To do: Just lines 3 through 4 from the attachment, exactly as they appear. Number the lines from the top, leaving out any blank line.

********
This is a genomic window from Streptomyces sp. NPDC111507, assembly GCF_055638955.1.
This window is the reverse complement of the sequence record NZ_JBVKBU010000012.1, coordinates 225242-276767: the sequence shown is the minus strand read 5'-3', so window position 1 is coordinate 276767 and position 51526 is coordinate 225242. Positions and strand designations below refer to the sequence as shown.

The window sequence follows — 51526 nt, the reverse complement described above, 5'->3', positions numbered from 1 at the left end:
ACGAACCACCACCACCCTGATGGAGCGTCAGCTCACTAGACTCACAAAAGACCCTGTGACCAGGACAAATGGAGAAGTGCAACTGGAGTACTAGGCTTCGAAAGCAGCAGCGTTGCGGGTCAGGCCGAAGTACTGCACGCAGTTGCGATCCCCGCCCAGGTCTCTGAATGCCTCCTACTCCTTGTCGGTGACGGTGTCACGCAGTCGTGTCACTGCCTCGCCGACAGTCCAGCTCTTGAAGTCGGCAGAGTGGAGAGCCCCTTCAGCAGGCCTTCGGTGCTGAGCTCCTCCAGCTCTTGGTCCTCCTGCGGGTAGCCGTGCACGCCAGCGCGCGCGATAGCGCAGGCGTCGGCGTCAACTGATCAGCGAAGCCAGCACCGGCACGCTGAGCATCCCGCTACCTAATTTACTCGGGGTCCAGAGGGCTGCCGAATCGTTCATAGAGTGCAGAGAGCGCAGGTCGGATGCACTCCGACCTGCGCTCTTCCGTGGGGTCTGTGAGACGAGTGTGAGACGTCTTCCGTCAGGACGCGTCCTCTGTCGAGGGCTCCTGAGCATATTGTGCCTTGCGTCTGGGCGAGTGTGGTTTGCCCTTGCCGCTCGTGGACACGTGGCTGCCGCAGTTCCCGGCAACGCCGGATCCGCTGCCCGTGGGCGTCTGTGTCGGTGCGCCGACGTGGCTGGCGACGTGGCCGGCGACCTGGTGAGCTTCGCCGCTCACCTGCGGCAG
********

The window sequence follows — 51526 nt, the reverse complement described above, 5'->3', positions numbered from 1 at the left end:
ACGAACCACCACCACCCTGATGGAGCGTCAGCTCACTAGACTCACAAAAGACCCTGTGACCAGGACAAATGGAGAAGTGCAACTGGAGTACTAGGCTTCGAAAGCAGCAGCGTTGCGGGTCAGGCCGAAGTACTGCACGCAGTTGCGATCCCCGCCCAGGTCTCTGAATGCCTCCTACTCCTTGTCGGTGACGGTGTCACGCAGTCGTGTCACTGCCTCGCCGACAGTCCAGCTCTTGAAGTCGGCAGAGTGGAGAGCCCCTTCAGCAGGCCTTCGGTGCTGAGCTCCTCCAGCTCTTGGTCCTCCTGCGGGTAGCCGTGCACGCCAGCGCGCGCGATAGCGCAGGCGTCGGCGTCAACTGATCAGCGAAGCCAGCACCGGCACGCTGAGCATCCCGCTACCTAATTTACTCGGGGTCCAGAGGGCTGCCGAATCGTTCATAGAGTGCAGAGAGCGCAGGTCGGATGCACTCCGACCTGCGCTCTTCCGTGGGGTCTGTGAGACGAGTGTGAGACGTCTTCCGTCAGGACGCGTCCTCTGTCGAGGGCTCCTGAGCATATTGTGCCTTGCGTCTGGGCGAGTGTGGTTTGCCCTTGCCGCTCGTGGACACGTGGCTGCCGCAGTTCCCGGCAACGCCGGATCCGCTGCCCGTGGGCGTCTGTGTCGGTGCGCCGACGTGGCTGGCGACGTGGCCGGCGACCTGGTGAGCTTCGCCGCTCACCTGCGGCAG